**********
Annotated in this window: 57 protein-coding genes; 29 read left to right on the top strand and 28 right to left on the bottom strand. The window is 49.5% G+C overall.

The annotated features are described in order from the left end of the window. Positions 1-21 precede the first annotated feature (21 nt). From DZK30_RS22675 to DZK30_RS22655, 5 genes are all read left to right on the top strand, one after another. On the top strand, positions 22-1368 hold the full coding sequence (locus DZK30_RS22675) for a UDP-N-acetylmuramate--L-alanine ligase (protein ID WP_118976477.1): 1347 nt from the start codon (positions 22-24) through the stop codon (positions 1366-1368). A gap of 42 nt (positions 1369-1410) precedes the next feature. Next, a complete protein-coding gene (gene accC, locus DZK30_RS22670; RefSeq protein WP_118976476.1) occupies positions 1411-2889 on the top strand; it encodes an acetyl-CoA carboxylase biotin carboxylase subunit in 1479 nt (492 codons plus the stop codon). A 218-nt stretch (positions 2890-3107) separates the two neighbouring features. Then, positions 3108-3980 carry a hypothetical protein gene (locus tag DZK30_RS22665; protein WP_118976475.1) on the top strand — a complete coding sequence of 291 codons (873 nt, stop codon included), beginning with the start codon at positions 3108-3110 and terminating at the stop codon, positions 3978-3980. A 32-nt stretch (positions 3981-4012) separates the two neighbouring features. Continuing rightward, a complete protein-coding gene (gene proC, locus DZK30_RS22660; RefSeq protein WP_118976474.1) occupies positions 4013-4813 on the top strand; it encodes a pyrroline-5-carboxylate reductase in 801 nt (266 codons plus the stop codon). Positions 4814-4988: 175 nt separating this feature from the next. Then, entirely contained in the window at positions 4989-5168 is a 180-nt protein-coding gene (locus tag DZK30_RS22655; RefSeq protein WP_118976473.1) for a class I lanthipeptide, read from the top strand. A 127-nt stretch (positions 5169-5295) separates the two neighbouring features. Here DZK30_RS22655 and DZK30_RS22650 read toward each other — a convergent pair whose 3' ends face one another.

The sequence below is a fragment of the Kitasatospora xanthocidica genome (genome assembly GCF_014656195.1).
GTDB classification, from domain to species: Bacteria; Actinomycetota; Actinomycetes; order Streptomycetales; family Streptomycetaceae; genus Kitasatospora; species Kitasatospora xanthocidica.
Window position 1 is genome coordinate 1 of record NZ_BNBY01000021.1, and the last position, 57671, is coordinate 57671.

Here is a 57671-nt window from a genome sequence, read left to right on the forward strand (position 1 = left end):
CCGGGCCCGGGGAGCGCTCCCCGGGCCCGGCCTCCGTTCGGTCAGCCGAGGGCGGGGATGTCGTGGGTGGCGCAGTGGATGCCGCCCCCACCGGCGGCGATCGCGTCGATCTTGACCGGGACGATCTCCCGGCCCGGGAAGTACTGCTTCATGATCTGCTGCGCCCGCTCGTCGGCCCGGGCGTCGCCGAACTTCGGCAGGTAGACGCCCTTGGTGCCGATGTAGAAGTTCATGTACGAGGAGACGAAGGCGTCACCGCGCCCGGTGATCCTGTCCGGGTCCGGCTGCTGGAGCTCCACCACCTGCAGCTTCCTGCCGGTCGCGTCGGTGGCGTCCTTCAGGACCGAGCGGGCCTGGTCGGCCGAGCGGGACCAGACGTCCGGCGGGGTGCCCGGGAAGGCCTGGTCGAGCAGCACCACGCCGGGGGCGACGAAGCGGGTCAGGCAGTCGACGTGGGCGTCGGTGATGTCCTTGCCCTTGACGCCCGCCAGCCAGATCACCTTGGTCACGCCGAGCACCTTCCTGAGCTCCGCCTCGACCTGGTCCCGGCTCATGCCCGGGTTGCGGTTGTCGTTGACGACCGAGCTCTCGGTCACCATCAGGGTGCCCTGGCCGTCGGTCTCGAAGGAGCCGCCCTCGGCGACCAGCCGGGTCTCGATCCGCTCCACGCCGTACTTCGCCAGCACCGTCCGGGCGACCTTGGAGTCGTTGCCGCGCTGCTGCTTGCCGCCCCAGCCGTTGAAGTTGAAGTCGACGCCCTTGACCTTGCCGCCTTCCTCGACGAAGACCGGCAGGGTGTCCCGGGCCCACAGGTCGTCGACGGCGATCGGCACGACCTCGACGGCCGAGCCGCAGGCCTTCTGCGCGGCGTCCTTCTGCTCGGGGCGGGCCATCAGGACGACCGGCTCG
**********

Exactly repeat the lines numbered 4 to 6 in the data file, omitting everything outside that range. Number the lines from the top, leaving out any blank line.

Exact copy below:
GTDB classification, from domain to species: Bacteria; Actinomycetota; Actinomycetes; order Streptomycetales; family Streptomycetaceae; genus Kitasatospora; species Kitasatospora xanthocidica.
Window position 1 is genome coordinate 1 of record NZ_BNBY01000021.1, and the last position, 57671, is coordinate 57671.

Here is a 57671-nt window from a genome sequence, read left to right on the forward strand (position 1 = left end):